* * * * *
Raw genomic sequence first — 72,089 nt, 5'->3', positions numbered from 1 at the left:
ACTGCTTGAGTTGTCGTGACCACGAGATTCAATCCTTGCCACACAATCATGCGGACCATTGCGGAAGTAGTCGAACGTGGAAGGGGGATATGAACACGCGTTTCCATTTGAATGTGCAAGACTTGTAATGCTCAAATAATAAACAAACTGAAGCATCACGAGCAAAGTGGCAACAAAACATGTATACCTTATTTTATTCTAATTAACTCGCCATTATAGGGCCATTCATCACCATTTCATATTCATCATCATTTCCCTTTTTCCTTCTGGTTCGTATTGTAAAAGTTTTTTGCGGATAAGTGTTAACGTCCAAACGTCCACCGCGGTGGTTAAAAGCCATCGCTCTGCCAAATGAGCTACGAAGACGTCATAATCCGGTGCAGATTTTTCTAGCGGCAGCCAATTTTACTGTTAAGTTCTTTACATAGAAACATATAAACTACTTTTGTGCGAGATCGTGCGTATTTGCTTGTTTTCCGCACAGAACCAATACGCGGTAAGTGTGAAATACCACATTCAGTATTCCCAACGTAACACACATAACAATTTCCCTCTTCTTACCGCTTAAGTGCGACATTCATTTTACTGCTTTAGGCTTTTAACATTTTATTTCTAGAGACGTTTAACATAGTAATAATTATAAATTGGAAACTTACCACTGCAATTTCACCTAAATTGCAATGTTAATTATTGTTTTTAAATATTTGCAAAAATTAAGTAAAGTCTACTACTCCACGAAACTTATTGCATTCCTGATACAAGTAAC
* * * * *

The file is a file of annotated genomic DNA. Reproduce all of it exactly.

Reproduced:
Raw genomic sequence first — 72,089 nt, 5'->3', positions numbered from 1 at the left:
ACTGCTTGAGTTGTCGTGACCACGAGATTCAATCCTTGCCACACAATCATGCGGACCATTGCGGAAGTAGTCGAACGTGGAAGGGGGATATGAACACGCGTTTCCATTTGAATGTGCAAGACTTGTAATGCTCAAATAATAAACAAACTGAAGCATCACGAGCAAAGTGGCAACAAAACATGTATACCTTATTTTATTCTAATTAACTCGCCATTATAGGGCCATTCATCACCATTTCATATTCATCATCATTTCCCTTTTTCCTTCTGGTTCGTATTGTAAAAGTTTTTTGCGGATAAGTGTTAACGTCCAAACGTCCACCGCGGTGGTTAAAAGCCATCGCTCTGCCAAATGAGCTACGAAGACGTCATAATCCGGTGCAGATTTTTCTAGCGGCAGCCAATTTTACTGTTAAGTTCTTTACATAGAAACATATAAACTACTTTTGTGCGAGATCGTGCGTATTTGCTTGTTTTCCGCACAGAACCAATACGCGGTAAGTGTGAAATACCACATTCAGTATTCCCAACGTAACACACATAACAATTTCCCTCTTCTTACCGCTTAAGTGCGACATTCATTTTACTGCTTTAGGCTTTTAACATTTTATTTCTAGAGACGTTTAACATAGTAATAATTATAAATTGGAAACTTACCACTGCAATTTCACCTAAATTGCAATGTTAATTATTGTTTTTAAATATTTGCAAAAATTAAGTAAAGTCTACTACTCCACGAAACTTATTGCATTCCTGATACAAGTAAC